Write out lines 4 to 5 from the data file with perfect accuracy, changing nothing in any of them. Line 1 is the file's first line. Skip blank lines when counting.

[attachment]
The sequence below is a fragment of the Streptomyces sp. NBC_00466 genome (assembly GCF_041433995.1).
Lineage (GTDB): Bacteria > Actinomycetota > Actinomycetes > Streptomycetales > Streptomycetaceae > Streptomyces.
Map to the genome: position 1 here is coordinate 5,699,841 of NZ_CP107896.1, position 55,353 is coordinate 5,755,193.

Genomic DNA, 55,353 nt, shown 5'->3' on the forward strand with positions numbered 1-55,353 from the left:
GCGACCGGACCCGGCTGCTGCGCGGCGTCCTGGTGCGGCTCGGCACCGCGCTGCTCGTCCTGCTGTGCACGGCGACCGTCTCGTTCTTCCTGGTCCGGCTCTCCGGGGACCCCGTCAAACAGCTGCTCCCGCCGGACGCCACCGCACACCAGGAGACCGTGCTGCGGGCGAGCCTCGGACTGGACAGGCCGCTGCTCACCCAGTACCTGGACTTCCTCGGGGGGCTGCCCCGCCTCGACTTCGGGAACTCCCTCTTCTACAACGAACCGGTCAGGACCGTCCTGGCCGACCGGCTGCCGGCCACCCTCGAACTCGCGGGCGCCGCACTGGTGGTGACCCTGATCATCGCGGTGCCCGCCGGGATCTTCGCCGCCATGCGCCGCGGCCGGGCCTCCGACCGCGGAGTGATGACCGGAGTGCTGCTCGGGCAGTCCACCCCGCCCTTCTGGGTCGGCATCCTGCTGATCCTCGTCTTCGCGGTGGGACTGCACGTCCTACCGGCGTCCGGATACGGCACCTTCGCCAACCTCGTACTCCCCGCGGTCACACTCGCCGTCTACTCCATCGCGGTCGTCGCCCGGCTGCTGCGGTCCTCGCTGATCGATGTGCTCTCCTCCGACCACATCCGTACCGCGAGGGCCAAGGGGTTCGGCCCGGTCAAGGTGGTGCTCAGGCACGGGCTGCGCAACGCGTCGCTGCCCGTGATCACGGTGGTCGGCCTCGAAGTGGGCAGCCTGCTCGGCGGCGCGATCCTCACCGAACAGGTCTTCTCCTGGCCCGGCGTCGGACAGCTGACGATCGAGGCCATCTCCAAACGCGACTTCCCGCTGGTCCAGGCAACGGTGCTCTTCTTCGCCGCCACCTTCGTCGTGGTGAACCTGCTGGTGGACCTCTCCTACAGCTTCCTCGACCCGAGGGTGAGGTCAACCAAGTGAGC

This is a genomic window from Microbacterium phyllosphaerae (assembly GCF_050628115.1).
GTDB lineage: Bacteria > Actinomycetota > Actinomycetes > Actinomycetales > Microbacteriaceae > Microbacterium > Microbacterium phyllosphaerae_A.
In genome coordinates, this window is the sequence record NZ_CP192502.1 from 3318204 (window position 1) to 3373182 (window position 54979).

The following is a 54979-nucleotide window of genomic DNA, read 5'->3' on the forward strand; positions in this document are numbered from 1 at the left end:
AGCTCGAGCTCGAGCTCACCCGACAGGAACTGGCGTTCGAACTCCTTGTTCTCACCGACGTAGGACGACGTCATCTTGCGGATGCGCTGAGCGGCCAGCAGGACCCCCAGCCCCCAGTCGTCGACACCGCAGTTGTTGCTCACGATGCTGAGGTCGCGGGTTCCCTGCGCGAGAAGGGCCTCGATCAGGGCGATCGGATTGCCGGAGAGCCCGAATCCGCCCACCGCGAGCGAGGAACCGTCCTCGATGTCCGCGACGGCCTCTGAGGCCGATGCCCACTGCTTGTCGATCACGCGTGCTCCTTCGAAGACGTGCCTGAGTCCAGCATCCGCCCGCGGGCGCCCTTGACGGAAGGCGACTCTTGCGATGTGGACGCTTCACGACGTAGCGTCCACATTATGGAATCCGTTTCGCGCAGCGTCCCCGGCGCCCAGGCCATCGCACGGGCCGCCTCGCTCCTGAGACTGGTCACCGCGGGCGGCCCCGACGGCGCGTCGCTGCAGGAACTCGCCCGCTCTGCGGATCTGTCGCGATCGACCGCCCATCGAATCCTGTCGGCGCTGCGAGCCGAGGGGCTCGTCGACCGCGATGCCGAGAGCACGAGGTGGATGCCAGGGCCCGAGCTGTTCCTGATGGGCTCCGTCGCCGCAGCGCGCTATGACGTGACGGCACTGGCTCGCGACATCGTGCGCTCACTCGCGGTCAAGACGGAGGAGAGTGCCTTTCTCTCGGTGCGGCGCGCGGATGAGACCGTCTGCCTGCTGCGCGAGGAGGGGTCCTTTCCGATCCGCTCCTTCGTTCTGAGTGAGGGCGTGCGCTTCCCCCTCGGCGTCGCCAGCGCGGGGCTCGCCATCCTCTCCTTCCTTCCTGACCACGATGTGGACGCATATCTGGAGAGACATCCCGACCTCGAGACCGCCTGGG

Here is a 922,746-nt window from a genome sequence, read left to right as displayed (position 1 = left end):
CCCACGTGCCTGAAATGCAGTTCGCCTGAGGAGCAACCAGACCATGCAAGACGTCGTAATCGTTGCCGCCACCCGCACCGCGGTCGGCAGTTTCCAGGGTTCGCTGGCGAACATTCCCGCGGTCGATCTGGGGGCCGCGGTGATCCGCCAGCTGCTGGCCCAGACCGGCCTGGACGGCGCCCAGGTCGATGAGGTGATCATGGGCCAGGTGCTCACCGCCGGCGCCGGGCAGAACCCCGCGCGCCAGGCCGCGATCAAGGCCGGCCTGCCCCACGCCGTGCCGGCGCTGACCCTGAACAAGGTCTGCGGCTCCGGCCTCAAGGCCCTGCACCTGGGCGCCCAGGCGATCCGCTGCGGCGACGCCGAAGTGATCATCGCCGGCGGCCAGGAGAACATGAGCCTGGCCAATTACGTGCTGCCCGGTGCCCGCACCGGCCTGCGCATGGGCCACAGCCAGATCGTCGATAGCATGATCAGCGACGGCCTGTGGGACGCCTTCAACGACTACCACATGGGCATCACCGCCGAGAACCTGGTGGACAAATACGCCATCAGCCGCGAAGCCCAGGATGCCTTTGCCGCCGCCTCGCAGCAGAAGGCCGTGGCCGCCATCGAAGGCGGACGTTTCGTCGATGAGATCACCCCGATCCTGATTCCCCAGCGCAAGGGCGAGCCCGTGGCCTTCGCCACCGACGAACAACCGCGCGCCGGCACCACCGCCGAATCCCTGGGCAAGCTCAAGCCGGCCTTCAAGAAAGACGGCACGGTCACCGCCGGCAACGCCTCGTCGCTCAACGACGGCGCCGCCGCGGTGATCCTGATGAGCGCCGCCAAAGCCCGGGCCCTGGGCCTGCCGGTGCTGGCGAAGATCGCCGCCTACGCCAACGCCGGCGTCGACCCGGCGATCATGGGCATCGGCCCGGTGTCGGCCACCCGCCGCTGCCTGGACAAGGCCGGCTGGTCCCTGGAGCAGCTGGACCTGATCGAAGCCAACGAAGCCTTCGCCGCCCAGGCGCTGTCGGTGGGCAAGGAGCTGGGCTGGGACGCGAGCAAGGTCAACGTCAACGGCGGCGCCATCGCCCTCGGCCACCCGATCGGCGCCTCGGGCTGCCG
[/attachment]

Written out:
Genomic DNA, 55,353 nt, shown 5'->3' on the forward strand with positions numbered 1-55,353 from the left:
GCGACCGGACCCGGCTGCTGCGCGGCGTCCTGGTGCGGCTCGGCACCGCGCTGCTCGTCCTGCTGTGCACGGCGACCGTCTCGTTCTTCCTGGTCCGGCTCTCCGGGGACCCCGTCAAACAGCTGCTCCCGCCGGACGCCACCGCACACCAGGAGACCGTGCTGCGGGCGAGCCTCGGACTGGACAGGCCGCTGCTCACCCAGTACCTGGACTTCCTCGGGGGGCTGCCCCGCCTCGACTTCGGGAACTCCCTCTTCTACAACGAACCGGTCAGGACCGTCCTGGCCGACCGGCTGCCGGCCACCCTCGAACTCGCGGGCGCCGCACTGGTGGTGACCCTGATCATCGCGGTGCCCGCCGGGATCTTCGCCGCCATGCGCCGCGGCCGGGCCTCCGACCGCGGAGTGATGACCGGAGTGCTGCTCGGGCAGTCCACCCCGCCCTTCTGGGTCGGCATCCTGCTGATCCTCGTCTTCGCGGTGGGACTGCACGTCCTACCGGCGTCCGGATACGGCACCTTCGCCAACCTCGTACTCCCCGCGGTCACACTCGCCGTCTACTCCATCGCGGTCGTCGCCCGGCTGCTGCGGTCCTCGCTGATCGATGTGCTCTCCTCCGACCACATCCGTACCGCGAGGGCCAAGGGGTTCGGCCCGGTCAAGGTGGTGCTCAGGCACGGGCTGCGCAACGCGTCGCTGCCCGTGATCACGGTGGTCGGCCTCGAAGTGGGCAGCCTGCTCGGCGGCGCGATCCTCACCGAACAGGTCTTCTCCTGGCCCGGCGTCGGACAGCTGACGATCGAGGCCATCTCCAAACGCGACTTCCCGCTGGTCCAGGCAACGGTGCTCTTCTTCGCCGCCACCTTCGTCGTGGTGAACCTGCTGGTGGACCTCTCCTACAGCTTCCTCGACCCGAGGGTGAGGTCAACCAAGTGAGC